PLA starts talks with Navy

Andy Gilbert

THE People's Liberation Army (PLA) is holding talks with the British Garrison to decide how it polices the territory's waters after 1997.

To be decided are which ships are sent to patrol Hong Kong from the new naval base on Stonecutters Island, what controls will be placed on their considerable power, and whether vessels can expect regular armed boardings.

Boarding at gunpoint, looting of cargo and violent treatment of smuggling suspects have all been used by Chinese security forces, partly fuelled by reward incentives.

Fears of heavy-handed tactics by the PLA and other security bodies after 1997 were heightened by the armed hijacking of a suspected Hong Kong smuggling vessel by Chinese Public Security Bureau in the territory's waters earlier this year.

Experts believe the PLA will operate about four frigates and coastal patrol craft from the new naval base, but its dimensions allow for submarines and even a small aircraft carrier.

How they will be deployed and whether they will interfere with local craft is still uncertain.

Chief of staff of the British Garrison, Captain Peter Melson, revealed yesterday that Beijing defence officials are learning how the British Navy operates in Hong Kong.

Captain Melson, second-in-command of the Garrison, said there would be regular meetings with Chinese defence chiefs following a visit to the territory by a delegation three weeks ago.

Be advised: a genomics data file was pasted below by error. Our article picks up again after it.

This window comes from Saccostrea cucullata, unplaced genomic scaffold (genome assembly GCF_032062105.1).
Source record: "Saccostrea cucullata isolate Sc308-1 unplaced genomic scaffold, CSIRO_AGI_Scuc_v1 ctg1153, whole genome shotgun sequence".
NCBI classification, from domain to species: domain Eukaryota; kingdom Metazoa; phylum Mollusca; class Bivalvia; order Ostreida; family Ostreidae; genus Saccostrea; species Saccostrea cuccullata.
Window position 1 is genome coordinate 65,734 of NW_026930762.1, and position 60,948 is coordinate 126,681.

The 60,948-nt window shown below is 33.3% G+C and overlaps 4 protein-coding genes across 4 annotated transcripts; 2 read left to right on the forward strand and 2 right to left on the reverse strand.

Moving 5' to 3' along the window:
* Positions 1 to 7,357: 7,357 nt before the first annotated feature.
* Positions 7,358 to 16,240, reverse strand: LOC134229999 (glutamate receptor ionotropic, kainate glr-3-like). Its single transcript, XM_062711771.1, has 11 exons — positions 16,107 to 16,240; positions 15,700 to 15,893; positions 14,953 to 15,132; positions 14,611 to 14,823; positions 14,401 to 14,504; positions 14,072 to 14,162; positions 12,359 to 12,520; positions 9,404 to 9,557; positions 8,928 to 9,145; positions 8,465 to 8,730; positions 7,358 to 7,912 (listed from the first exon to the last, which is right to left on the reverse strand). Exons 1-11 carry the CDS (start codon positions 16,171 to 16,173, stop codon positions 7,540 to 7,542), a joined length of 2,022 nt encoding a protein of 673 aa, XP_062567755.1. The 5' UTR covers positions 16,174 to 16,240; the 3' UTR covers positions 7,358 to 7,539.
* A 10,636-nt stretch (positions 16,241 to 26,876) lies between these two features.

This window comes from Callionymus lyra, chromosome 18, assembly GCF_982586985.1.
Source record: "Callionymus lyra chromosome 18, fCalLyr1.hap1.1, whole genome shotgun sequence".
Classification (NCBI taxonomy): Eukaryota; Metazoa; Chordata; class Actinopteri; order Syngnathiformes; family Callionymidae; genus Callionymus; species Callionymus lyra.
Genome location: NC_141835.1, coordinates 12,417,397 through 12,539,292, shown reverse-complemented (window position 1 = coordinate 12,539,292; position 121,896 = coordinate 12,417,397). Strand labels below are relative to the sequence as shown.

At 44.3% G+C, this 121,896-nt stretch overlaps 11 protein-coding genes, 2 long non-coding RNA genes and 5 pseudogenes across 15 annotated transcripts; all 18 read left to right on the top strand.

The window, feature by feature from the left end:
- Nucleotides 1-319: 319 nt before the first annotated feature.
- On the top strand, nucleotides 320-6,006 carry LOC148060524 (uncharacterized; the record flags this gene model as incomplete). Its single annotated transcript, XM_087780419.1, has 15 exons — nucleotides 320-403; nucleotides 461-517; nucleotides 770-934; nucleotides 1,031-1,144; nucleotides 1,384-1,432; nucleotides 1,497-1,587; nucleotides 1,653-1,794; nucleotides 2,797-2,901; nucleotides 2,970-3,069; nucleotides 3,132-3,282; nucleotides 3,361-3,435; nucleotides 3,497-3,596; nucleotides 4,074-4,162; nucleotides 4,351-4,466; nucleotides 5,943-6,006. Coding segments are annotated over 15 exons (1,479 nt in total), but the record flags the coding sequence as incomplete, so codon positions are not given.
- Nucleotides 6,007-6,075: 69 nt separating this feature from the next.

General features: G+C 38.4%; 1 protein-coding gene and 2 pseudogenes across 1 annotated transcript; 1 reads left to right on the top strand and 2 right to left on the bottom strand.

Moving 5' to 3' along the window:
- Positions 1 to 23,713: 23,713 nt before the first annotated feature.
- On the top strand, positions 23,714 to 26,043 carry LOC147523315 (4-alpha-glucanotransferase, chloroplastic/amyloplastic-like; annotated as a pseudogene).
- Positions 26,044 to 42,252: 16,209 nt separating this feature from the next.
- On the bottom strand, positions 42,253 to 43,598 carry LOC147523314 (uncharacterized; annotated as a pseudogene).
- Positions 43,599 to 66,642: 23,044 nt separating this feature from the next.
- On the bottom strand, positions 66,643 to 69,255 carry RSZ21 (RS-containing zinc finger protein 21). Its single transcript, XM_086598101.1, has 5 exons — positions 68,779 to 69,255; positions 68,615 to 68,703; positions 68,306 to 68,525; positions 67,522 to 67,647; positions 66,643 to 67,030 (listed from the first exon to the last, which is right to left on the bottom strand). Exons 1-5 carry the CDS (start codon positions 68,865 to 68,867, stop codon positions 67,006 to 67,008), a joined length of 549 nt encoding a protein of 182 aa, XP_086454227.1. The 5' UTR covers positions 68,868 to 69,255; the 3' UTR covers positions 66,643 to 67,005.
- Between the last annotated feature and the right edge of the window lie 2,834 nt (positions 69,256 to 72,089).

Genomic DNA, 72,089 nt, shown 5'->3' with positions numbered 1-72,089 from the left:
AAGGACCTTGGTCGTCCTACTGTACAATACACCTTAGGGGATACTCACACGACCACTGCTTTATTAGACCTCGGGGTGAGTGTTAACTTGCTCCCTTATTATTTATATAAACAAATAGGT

'We have already started to talk in broad outline about how we police the waters of Hong Kong.

'It is part of the progressive policy in Hong Kong to slowly withdraw and hand over before we leave so that by the time we go they will be well placed to take over,' he said.

The talks, involving Captain Melson, Commander British Forces Hong Kong Major-General Bryan Dutton and members of the Joint Liaison Group, will help China decide whether Hong Kong should be treated as a special case, Captain Melson said.

They centred around the Navy's management of the port, its control of sea space and its role as support to the civil power.

They would be the first of regular meetings between now and 1997, he said, by which time there would be small pockets of Chinese military in Hong Kong.

'They explored a number of avenues about how the British military functions in Hong Kong.

'We are keen in the British military to keep the lines of contact open. We cannot tell them how to do it after 1997 but they are keen to see how we do it now,' he said.

Captain Melson was speaking during a visit by Governor Chris Patten to patrol craft HMS Plover yesterday in a high profile display by the Navy before the media.

Although officials said the exhibition of the Navy's skills was planned some time ago, it comes soon after the Governor was known to have been annoyed about the handling of the hijacking incident in which the Security Branch decided not to involve the Navy.

The incident highlighted a reluctance by Security Branch to involve the Navy for fear of escalating the situation.